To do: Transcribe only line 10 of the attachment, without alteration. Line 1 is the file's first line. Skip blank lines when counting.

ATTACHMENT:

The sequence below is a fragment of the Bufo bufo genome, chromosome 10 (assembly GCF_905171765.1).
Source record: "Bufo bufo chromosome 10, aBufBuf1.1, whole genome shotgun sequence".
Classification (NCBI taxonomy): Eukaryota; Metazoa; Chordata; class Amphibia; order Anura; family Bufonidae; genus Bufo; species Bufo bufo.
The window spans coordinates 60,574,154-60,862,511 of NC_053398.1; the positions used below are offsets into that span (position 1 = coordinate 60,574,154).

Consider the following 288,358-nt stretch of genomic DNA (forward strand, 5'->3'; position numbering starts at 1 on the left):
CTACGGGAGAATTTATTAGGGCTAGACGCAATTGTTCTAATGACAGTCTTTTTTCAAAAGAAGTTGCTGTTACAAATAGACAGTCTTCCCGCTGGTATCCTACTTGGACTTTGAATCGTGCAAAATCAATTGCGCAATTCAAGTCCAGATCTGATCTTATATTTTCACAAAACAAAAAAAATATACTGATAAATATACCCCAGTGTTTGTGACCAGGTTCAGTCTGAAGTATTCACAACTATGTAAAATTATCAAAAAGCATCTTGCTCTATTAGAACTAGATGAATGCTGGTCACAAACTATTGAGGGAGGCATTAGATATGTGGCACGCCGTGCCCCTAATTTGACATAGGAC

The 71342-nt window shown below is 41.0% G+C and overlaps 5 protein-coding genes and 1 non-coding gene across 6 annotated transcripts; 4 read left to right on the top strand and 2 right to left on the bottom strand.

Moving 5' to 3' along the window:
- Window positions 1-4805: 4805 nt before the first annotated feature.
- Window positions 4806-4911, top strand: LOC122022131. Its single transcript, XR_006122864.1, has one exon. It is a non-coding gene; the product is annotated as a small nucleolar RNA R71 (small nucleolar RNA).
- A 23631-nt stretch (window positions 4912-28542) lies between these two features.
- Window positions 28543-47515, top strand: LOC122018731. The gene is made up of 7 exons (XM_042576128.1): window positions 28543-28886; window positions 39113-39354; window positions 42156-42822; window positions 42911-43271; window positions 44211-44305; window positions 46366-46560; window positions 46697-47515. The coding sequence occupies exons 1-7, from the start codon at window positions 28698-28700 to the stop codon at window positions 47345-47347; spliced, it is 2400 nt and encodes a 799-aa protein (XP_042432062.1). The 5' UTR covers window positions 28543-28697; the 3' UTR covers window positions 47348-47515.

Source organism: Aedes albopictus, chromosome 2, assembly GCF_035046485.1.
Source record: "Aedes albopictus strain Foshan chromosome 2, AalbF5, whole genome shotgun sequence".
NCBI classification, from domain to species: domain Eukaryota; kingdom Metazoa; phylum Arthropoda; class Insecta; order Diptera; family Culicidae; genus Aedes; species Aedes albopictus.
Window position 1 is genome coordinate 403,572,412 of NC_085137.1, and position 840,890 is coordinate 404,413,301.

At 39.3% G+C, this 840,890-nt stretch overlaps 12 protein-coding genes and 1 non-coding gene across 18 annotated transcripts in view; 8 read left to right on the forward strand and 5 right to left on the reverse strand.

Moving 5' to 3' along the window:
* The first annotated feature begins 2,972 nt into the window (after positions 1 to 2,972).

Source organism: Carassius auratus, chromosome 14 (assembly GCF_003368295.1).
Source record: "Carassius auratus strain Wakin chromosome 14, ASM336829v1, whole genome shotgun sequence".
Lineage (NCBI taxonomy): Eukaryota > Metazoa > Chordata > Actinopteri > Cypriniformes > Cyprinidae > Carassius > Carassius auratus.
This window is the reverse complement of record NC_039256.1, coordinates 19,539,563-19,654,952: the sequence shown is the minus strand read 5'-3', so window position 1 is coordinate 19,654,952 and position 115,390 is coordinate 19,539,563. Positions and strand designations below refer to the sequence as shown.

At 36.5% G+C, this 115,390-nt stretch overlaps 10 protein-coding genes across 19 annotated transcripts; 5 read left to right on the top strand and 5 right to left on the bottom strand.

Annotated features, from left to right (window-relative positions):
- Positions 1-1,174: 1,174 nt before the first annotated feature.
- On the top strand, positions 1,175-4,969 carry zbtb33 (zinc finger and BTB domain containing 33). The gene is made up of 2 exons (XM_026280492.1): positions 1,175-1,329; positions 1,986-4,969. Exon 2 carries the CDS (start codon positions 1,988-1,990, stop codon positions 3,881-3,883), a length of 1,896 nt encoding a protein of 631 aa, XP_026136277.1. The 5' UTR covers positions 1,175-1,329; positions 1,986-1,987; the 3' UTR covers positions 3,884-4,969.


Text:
- Window positions 4806-4911, top strand: LOC122022131. Its single transcript, XR_006122864.1, has one exon. It is a non-coding gene; the product is annotated as a small nucleolar RNA R71 (small nucleolar RNA).